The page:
In an effort to root out unlawful political spending while protecting legitimate non-profit groups and charities’ right to engage in the political process, Secretary of State Michele Reagan is asking the legislature for the tools she needs to hold so-called “convenience corporations” accountable.
Following months of public stakeholder meetings with legislators and the elections community, a historic and comprehensive rewrite of the state’s election laws has been introduced by Senate Judiciary Chairman Adam Driggs in the state legislature. Senator Driggs’ bill (SB1516) consolidates and makes order of nonsensical statutes while codifying preexisting policies and procedures that govern everything from candidate filings to campaign finance enforcement.
While the complete reorganization makes little substantive change to the laws governing campaign finance, Secretary Reagan seized the opportunity to introduce a set of measures that ensure not-for-profit entities spending money to influence an election to file comprehensive registration documents and annual reports with the Internal Revenue Service. In addition, such groups must register and maintain good standing with the Arizona Corporation Commission.
“For the first time we could have the tools necessary to go after fly-by-night “convenience corporations” who show up in Arizona on Tuesday and start spending money on Friday in our elections,” said Secretary Reagan. “If any of these groups fail to meet these new standards, we will assume they are a political committee and require them to register with our office and reveal their donors. If they refuse, we will turn over the case to the IRS and the Corporation Commission for further enforcement. The outcome of those investigations could jeopardize non-profit tax status, cause all their income to be taxed and expose them to potential litigation and fines.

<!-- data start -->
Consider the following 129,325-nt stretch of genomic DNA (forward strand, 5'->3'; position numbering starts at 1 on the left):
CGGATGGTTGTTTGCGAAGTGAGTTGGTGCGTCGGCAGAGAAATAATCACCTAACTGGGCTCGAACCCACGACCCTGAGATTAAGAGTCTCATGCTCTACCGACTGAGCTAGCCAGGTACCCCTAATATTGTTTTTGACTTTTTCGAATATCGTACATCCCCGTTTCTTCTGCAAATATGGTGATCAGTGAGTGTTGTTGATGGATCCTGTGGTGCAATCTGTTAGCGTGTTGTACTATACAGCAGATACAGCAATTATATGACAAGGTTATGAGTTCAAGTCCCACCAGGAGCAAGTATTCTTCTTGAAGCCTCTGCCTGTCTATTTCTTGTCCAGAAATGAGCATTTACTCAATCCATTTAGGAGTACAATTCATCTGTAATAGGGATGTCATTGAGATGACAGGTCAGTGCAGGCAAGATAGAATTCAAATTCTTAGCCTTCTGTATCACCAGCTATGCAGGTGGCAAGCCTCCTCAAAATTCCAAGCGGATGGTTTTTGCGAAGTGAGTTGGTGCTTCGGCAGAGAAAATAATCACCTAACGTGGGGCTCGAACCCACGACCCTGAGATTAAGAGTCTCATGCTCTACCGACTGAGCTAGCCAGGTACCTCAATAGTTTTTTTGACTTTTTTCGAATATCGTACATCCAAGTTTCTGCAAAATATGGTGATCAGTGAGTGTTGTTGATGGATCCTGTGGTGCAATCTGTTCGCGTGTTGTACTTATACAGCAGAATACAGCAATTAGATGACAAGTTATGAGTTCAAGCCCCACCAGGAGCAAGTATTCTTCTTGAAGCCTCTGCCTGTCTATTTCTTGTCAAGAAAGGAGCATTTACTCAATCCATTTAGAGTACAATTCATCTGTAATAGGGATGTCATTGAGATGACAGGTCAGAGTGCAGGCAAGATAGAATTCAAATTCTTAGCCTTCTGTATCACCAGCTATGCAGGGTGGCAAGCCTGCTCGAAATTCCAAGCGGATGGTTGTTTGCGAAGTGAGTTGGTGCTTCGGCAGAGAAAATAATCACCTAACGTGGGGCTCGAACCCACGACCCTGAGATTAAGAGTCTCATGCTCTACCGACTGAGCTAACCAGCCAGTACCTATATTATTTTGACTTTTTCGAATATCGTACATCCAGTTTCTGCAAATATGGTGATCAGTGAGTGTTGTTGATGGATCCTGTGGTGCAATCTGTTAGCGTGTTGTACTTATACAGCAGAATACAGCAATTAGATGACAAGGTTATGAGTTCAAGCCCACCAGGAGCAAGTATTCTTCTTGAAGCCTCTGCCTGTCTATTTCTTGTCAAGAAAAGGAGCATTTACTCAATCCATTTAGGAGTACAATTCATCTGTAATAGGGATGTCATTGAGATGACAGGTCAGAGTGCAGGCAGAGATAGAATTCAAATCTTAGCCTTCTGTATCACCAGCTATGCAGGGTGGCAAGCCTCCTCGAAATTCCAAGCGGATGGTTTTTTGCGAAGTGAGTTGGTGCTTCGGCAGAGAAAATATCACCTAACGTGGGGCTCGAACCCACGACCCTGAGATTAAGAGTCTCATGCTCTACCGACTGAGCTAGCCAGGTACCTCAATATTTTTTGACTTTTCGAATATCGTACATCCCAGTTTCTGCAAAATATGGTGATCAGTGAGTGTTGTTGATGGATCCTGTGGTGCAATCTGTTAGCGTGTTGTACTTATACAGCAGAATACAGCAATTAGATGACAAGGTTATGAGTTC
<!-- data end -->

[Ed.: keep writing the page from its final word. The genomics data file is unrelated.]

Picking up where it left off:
“The ability to differentiate between bad actors and perfectly legitimate companies exercising their basic right to speak is historic,” continued the Secretary. “It’s offensive to many that institutional groups like the Cattlemen’s Association or Arizona Chamber of Commerce would have to hand over the personal information of their members and supporters to a government agency. These provisions strike the right balance between holding wrongdoers accountable and protecting legitimate not-for-profits from big brother tracking the issues and causes they support and deciding what political speech they wish to regulate.
“In conjunction with our revolutionary, soon-to-be-released campaign finance reporting system, citizens will better able to educate themselves about the connections between the people who write checks and the politicians that cash them.”
1516 is a comprehensive rewrite of Arizona campaign finance law. While provisions related to anonymous political spending are extremely important, the legislation also provides a clear, concise set of policies and procedures where citizens can easily find and understand the rules by which they can engage in political activity.
“Over the years, our election laws have become a jumble set of incoherent statutory gibberish that nearly requires a law degree to understand,” said the Secretary. “Our goal was to rebuild the statutes from the ground up without making substantive changes to current law, policies or procedures. While politicians and career bureaucrats might not like it, the changes will allow normal, everyday people just wanting get involved in the process the ability to understand the rules without the benefit of a team of lawyers.”